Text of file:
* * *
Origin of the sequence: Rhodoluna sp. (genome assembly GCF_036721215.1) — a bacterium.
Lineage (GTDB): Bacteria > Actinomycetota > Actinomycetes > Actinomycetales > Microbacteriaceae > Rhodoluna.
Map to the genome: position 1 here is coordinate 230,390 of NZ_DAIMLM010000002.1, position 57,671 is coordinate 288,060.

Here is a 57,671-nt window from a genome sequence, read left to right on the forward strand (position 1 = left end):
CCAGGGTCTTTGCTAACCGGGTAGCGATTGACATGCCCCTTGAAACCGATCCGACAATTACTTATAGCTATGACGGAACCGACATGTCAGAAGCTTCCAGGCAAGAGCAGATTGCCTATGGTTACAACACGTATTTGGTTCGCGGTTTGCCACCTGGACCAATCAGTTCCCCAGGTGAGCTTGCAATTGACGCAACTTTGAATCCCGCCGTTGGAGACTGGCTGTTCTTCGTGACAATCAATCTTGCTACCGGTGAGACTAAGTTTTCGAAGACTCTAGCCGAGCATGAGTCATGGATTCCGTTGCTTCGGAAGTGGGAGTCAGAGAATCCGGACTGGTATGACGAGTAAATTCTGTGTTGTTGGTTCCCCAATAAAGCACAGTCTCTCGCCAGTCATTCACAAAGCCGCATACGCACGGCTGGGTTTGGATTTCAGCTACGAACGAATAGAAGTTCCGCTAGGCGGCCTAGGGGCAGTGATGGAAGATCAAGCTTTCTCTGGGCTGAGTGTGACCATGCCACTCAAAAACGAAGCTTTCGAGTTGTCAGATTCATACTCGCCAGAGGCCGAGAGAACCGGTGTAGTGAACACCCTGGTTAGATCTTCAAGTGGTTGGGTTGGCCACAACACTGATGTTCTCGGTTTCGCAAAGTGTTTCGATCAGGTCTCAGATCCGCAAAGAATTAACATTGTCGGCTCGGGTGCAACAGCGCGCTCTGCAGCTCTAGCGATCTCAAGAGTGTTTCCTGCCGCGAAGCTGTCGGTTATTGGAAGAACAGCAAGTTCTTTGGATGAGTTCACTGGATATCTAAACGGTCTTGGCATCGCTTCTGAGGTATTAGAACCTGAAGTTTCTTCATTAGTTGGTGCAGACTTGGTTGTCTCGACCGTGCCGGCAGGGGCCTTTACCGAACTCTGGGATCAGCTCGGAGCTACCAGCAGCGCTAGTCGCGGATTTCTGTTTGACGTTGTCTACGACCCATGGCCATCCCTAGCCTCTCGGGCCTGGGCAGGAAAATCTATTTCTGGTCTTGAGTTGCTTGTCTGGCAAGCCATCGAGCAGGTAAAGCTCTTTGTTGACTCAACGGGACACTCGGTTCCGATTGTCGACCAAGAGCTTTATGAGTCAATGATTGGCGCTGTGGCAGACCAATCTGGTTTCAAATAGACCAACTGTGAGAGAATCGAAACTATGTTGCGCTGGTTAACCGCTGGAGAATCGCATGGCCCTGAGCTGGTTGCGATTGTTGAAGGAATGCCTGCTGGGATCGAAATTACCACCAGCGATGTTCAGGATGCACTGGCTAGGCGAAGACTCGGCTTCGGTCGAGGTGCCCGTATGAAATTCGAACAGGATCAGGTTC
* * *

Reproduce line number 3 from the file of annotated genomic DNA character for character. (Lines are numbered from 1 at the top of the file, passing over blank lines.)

Map to the genome: position 1 here is coordinate 230,390 of NZ_DAIMLM010000002.1, position 57,671 is coordinate 288,060.